I agree that it would certainly be bad if your model was inconsistent
with the Wilson B.  When I first ran into people who were worried about
this I recommended that they calculate the Wilson B of their model, not
look at the average B as a proxy.  You can calculate structure factors
from your model and feed those into a Wilson B calculator and get the
proper value.

   When you do this you find pretty quickly that a refinement program
has to be screwed up pretty badly for it to create a model with even a
small difference between the observed and calculated Wilson B.  If your
model is off only a little the R value shoots up!  Other than when
debugging refinement code, I have never seen a refined model where there
was any significant difference between the calculated and observed
Wilson B.  This problem simply doesn't come up.

   Try it for yourself and see.

   When you see a difference between the Wilson B and the average of the
B's in your model, all you are seeing is that you have a variety of B
factors and that is not a surprise.  I would be worried if all my B
factors were equal!

   High B factors are not a problem to be fixed!  Some atoms do move
more than others.  Why would you expect otherwise?

Dale Tronrud

On 10/14/2016 12:28 AM, Carlos CONTRERAS MARTEL wrote:
> Sunanda,
> As "common people", ... "agreement" don't means for me "equals" ...
> So I hope I'm not so "incorrect" if I keep one mind the Wilson B as the
> model
> refinement goes and the average B factor changes with different strategies.
> If you are still worry about your Bfactor, you could try TLS, using the
> right approach could
> improve your results.
> All the best
> Carlos
> On 10/13/16 18:42, Dale Tronrud wrote:
>>    It seems to be common for people to make the incorrect assumption
>> that the average of the atomic B factors in the PDB file should equal
>> the Wilson B.  The Wilson B is actually a weighted average of the
>> individual B factors where the weighting is rather mysterious, but the
>> small B factors have much higher weight than the larger ones. While the
>> Wilson B is simply a property of your data set the average of the atomic
>> B factors will also depend on choices you have made in building your
>> model.
>>    In your case the core of your protein does have B factors that match
>> your Wilson B.  The fact that you have loops that have larger B's
>> doesn't really mean there is a problem, because those atoms don't
>> contribute much to the higher resolution reflections and don't come into
>> the calculation of the Wilson B.
>>    The average of your B factors will increase if you choose to build
>> model for more disordered regions, while the Wilson B will, of course,
>> remain the same.  The average B factor will be larger, for example, if
>> you are more aggressive in building water molecules.  This does not
>> indicate a problem but is an unavoidable consequence of your choice to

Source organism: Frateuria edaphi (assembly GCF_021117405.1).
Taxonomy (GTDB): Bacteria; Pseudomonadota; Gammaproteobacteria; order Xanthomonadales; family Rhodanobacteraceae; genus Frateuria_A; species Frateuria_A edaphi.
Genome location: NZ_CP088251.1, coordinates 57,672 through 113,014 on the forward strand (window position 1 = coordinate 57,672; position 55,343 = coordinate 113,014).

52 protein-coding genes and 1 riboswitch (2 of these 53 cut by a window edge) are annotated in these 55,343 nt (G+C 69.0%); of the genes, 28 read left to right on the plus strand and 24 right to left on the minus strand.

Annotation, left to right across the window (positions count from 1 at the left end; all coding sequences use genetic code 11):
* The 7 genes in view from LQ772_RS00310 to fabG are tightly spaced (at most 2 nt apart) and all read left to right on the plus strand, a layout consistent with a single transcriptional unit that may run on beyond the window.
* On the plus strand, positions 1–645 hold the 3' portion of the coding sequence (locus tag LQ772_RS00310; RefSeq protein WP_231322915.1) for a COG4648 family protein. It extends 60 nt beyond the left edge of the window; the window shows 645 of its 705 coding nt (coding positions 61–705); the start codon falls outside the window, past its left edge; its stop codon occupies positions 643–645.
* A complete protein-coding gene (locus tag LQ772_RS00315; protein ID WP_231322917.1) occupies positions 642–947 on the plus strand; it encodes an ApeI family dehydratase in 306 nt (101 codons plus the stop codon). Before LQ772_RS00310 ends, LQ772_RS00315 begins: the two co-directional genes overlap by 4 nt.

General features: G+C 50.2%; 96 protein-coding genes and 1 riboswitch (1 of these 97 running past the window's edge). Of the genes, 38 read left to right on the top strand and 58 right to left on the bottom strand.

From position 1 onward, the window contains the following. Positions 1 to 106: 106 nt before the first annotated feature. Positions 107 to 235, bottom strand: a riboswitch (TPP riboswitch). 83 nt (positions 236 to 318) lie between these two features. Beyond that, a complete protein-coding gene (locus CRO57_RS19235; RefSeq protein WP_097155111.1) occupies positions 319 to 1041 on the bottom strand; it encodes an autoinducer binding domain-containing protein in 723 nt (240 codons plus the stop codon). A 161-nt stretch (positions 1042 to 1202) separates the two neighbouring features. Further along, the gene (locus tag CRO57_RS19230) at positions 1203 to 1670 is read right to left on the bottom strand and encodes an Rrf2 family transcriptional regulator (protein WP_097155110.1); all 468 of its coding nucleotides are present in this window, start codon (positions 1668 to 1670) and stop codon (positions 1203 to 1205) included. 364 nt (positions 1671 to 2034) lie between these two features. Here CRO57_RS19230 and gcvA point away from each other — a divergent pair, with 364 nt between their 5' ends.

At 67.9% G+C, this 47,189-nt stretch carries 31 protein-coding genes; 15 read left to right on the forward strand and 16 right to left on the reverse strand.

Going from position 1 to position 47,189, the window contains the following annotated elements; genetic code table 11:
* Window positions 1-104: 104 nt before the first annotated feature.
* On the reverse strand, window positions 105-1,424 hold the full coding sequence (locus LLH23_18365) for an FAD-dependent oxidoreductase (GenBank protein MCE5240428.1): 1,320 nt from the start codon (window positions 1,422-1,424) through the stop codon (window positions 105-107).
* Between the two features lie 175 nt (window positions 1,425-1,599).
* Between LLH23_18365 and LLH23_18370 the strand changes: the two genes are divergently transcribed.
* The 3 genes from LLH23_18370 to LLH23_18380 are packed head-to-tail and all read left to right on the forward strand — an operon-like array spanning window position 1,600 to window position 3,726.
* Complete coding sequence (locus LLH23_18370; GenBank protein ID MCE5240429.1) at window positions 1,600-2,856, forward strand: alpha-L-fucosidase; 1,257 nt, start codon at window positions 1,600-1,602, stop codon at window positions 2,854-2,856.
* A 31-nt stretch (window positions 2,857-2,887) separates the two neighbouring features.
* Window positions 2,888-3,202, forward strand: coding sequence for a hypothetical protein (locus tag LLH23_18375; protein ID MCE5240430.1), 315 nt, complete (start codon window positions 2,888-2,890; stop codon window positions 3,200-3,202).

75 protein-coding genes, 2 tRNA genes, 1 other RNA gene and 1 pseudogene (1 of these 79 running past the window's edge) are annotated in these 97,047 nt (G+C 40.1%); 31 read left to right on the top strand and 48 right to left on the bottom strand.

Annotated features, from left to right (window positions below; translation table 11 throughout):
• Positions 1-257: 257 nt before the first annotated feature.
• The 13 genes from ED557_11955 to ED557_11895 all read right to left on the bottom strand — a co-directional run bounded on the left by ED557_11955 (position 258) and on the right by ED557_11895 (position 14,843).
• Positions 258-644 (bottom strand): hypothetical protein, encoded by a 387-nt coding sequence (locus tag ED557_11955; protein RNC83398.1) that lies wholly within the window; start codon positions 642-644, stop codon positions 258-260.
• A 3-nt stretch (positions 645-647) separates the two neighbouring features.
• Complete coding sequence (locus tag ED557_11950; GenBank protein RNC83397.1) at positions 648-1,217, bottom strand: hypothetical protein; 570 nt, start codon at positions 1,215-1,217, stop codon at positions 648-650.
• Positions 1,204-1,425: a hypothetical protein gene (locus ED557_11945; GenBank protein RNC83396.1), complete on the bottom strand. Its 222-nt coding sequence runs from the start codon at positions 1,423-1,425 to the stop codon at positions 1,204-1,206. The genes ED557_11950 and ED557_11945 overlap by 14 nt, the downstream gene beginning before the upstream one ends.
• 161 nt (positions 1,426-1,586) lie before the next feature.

>> take more risks.
>> Dale
>> On 10/13/2016 12:16 AM, sunanda williams wrote:
>>> Sorry for not making the problem clear!
>>> The overall B factor for the 3.0 A structure is around 98.00 A*2. Most
>>> of the deposited structures in the PDB site around this resolution
>>> has an av B around 70 A*2....
>>> All other statistics looks fine. I got a warning message while trying to
>>> upload the structure in PDB that 98 was higher than the norm!
>>> The reason why the structure has such a high B factor could be due to
>>> disordered loops... All the same I was wondering how acceptable this
>>> structure would be to picky reviewers..
>>> And 'better the B factors' means bring them down...sorry couldn't phrase
>>> it 'better'! I am going to try doing refinement with group B factors!
>>> Would that help?
>>> Thanks Robbie, I think this I need to make the best of the model I have.
>>> Prof. Sekar will try PDB_redo..Thanks!
>>> On Thu, Oct 13, 2016 at 11:41 AM, Pavel Afonine <pafon...@gmail.com
>>> <mailto:pafon...@gmail.com>> wrote:
>>>     I fully agree with Dale in not understanding what the problem is.
>>>     Perhaps I have a better chance if you clearly explain what exactly
>>>     you mean by "is there any way to better the B factors".
>>>     Pavel
>>>     On Thu, Oct 13, 2016 at 12:57 PM, Dale Tronrud
>>>     <de...@daletronrud.com <mailto:de...@daletronrud.com>> wrote:
>>>            I'm sorry but I don't understand what your problem is.  Do
>>>         you think
>>>         the B factors are too small for a 3A data set?  A range of 70 to
>>>         75 is a
>>>         little smaller than usual but probably not out of bounds.
>>>         Dale Tronrud
>>>         On 10/12/2016 7:59 PM, sunanda williams wrote:
>>>         > Hi all,
>>>         > I have a structure at 3.0 A and R/Rfree of 24/28. The mean B
>>>         value is
>>>         > around 98. The B value is especially high at the N terminus
>>>         and two loop
>>>         > regions (around 120-150 AA).
>>>         > The rest of the structure averaged around 70-75. Has anyone
>>>         faced such a
>>>         > scenario? How reliable is the structure and is there any way
>>>         to better
>>>         > the B factors.
>>>         > Any help is appreciated.
>>>         > Thank you!!

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